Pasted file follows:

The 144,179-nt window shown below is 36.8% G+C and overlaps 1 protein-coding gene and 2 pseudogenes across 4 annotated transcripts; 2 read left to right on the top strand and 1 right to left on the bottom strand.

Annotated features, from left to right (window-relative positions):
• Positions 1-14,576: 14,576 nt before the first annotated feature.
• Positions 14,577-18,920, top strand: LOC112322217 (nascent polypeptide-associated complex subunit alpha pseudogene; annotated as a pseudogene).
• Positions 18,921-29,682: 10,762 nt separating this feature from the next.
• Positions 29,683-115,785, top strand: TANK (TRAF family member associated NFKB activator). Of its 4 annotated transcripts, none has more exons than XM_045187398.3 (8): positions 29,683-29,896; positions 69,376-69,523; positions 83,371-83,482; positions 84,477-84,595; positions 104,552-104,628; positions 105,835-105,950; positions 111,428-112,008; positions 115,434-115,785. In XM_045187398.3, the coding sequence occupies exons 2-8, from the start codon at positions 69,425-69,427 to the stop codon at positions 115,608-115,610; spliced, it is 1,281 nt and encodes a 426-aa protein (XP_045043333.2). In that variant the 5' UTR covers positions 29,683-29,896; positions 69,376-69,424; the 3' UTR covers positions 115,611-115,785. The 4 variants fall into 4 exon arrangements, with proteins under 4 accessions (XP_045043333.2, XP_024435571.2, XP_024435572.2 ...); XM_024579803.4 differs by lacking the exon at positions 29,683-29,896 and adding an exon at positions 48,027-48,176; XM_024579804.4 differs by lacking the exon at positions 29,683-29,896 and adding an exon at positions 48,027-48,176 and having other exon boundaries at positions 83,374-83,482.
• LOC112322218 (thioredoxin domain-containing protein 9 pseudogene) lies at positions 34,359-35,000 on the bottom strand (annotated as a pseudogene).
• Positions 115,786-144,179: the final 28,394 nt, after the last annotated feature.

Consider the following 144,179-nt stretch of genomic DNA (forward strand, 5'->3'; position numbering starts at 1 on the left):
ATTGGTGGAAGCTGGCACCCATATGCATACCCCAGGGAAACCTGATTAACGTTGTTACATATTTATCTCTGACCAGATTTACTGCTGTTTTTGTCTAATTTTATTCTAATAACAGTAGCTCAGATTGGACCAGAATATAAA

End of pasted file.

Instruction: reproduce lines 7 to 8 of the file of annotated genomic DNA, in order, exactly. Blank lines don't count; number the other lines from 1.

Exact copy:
• LOC112322218 (thioredoxin domain-containing protein 9 pseudogene) lies at positions 34,359-35,000 on the bottom strand (annotated as a pseudogene).
• Positions 115,786-144,179: the final 28,394 nt, after the last annotated feature.